Thursday, February 24, 2011

The One with The Best Of!

I made a Goodreads list about books by Nobel Prize authors.

The idea is that you have to vote on which are your favorite.

Please don't call me hypocritical for adding books that I haven't even read yet to the list, it's because I want it to become more popular! (Yes, I'm like a mother with a child in High School.)

So go and vote!

Click HERE for the link or copy paste the following:

http://www.goodreads.com/list/show/8961.The_Best_by_Nobel_Prize_Authors

Thank you very much! I am very exited about this project!

P.S. Although it would be no surprise if you actually got here through the list.
P.P.S. BTW, I finished reading this:


La Vida Del Lazarillo De TormesLa Vida Del Lazarillo De Tormes by Anonymous
My rating: 4 of 5 stars

A very strong, profound book. The message is clear, and although this book is older than "Don Quixote", it is still very modern.


I would highly recommend looking past the antiquated language used and into the great literature that can be found here. The satire and symbolism are impeccable.


View all my reviews

Wednesday, February 23, 2011

The One with Cuba

I don't have a political or economical ideology. Maybe it's good to have one, but I'm only 15, recently breaking out from the influence of what my parent's think, and I still have at least three years to really think it through.

One thing I do know for sure is that I am definetely not against socialism. Not because capitalism works better does it mean that a socialist nation can't function well. And I think it's ideals are beautiful. (A horrible reason, but hey, I still have to read Marx.)

As a 15 year old, I hope that you will forgive me when I say that I still don't understand completely the U.S./Cuba conflict.

(My excuse for the following is that I don't live in the U.S.)
Today I found out about how the U.S. has frozen Cuba from the rest of the world because of it's ideology.
Yes, it is ruled under a tyranny, but it's the Greek kind of tyranny. And I haven't heard of the U.S. halting the import of Lybian oil, so that must not be the problem.
And so socialism/communism... (I will call it socialism from now on because communism is basically a dream, right?)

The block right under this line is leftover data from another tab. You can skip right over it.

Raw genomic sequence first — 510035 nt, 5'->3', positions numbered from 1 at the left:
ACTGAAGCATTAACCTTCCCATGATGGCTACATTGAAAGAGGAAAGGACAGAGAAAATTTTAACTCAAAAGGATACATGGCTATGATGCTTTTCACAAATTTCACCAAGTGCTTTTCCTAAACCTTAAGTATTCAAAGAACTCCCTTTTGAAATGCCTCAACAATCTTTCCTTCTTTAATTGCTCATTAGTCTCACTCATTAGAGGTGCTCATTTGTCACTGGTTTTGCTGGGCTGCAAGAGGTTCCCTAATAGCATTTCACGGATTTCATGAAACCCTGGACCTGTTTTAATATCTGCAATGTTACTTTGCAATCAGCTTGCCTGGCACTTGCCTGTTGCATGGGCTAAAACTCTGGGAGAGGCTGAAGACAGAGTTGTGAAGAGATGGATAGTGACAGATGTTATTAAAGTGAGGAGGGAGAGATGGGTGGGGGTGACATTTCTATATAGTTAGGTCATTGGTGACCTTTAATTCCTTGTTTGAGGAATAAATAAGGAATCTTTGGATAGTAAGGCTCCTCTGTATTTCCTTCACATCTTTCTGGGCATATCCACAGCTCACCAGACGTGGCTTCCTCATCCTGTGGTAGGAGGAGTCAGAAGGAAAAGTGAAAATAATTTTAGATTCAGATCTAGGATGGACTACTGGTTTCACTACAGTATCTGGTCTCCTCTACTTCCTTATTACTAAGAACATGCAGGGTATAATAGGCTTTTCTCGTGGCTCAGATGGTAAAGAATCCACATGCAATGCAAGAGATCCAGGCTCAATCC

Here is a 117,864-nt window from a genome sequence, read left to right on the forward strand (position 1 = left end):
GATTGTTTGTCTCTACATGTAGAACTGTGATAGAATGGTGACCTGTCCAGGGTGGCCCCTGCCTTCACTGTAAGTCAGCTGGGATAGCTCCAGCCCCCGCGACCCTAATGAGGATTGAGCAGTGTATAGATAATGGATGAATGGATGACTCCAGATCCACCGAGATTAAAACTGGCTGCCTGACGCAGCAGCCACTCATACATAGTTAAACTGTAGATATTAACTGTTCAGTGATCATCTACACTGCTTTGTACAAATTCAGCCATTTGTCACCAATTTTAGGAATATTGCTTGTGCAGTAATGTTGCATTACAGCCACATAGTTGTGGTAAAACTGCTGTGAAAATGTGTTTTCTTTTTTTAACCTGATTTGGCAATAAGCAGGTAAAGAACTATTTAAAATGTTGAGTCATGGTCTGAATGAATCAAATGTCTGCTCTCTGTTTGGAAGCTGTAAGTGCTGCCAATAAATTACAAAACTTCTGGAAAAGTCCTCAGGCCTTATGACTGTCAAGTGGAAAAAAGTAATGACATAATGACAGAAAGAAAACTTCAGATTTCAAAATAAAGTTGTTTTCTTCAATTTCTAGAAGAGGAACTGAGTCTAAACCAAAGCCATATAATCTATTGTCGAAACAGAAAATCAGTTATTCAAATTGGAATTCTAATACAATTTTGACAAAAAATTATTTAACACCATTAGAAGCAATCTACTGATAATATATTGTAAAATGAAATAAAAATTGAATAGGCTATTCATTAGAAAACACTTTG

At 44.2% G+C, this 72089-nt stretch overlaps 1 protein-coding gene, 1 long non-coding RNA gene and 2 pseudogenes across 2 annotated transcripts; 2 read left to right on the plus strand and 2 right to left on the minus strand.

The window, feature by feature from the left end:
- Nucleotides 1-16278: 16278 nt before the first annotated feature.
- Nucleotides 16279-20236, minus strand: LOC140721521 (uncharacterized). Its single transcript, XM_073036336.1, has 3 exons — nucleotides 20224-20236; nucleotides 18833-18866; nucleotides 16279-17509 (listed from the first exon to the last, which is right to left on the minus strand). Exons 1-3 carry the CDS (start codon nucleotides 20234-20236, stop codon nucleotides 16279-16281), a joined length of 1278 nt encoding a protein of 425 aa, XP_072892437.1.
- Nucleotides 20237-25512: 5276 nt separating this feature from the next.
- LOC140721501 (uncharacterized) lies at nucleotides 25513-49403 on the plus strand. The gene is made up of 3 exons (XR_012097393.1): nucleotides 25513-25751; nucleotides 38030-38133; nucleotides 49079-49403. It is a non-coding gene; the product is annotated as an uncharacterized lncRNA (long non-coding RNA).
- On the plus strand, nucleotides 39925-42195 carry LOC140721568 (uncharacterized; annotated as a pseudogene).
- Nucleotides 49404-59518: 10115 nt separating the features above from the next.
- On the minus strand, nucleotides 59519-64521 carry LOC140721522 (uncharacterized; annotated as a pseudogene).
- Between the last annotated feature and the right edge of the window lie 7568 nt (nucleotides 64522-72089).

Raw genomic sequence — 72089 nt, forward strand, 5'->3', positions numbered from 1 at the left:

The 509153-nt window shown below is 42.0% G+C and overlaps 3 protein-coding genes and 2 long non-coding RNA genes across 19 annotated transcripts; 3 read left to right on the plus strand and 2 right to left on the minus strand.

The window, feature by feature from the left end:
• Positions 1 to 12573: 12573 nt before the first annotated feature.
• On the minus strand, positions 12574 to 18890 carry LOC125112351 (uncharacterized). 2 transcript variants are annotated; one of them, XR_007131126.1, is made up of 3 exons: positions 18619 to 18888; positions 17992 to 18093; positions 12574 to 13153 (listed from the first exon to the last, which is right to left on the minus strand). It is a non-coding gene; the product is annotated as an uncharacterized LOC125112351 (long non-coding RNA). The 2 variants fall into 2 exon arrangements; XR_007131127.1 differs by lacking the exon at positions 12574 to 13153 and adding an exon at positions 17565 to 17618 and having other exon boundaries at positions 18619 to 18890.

Wasn't that an ideological conflict from the Cold War? And I should think that the Cold War is over! So why is the freezing out still going on? Isn't the U.S.'s main goal to maintain everybody's freedom, or well-being? (At least that is how it appears from the outside!) So why are they purposely negatively affecting millions of people for what we can call a "grudge," as it is just a conflict of thoughts. What about freedom of speech, of action?
And the fact that the U.S.A. is an EMPIRE makes it's freezing out even the more terrible because it has repercusions to every countrie's trade with Cuba.

Anyways, I want to end by saying that I still don't fully understand the conflict, so if I did make any mistakes in what I previously said, please do correct me in the comments and I will try to solve the problem.
And I don't want to offend anyone. What I am attempting is a cry out to the so called freedom of speech, freedom of action, freedom of thought!
And are it's defendors really that?
It seems to me that the well-being of an entire nation has nothing to do with what it believes in.
If everybody had tolerance in mind, maybe political ideologies wouldn't be necessary.

However, I do acknowledge the fact that I'm taking a pretty naive view of the situation, but it's just because I want to go back to basics.

Feel free to contradict and insult me as much as you want in the comments, I'm all ears.
After all, I have a decision to make and only three years to make it.

Sunday, February 20, 2011

The One with Yau!

Maybe I should start with something interesting.

I mean, this is the first post. It should be something memorable, and unique.

But it doesn't have to be. So I will give a horribly boring account of what this blog was, is, and will be.

Was:
The idea for "The Years of the Nobel" came to me as I was reading (and am reading still, for it is nothing if not a horribly verbose book) The Adventures of Augie March on a trip to the Chilean Patagonia. For some reason, I always get ideas for blogs when I am traveling. (Maybe because I can't actually work upon my ideas during that time.) And so, The Years of the Nobel began. Although initally it was The Year of the Nobel! But how was I supposed to read about 100 books in a year, plus keep on top of my schoolwork and social life, and remain sane? Please.

Is:
This.

Will be:
Well. I am currently reading:
  • The Hill of Evil Counsel by Amos Oz
  • The Chosen by Chaim Potok
  • The Adventures of Augie March by Saul Bellos (hey! a Nobel Prize)
  • Exodus by Leon Uris
  • The Life of Lazarillo de Tormes by Anonymous (that guy really has written a lot of books ;)
Of course, I am a multi-reader. (Like multi-tasker, but in a reader scenario.) Some people can't understand how I manage to read so many books at the same time, yet I can't possibly imagine not being able to. I don't see where the difficulty lays.

If you are wondering what this has to do with what this blog will be it is because one of my missions for this year is to read this baby:
(I'm in pijamas in that picture so don't judge.)

Lés Miserablés by Victor Hugo. A very, very, very tiny book. A thousand something pages.

So I decided that the day that I finish this mammoth of a novel, I will start my four year project!

And, of course, if you want to know what this project is about click on the "The Mission" tag way up there :)

Much love,
Me

(I will keep this blog anonymous for my lovely sake. Or I will make up a nickname or something. We'll see.)
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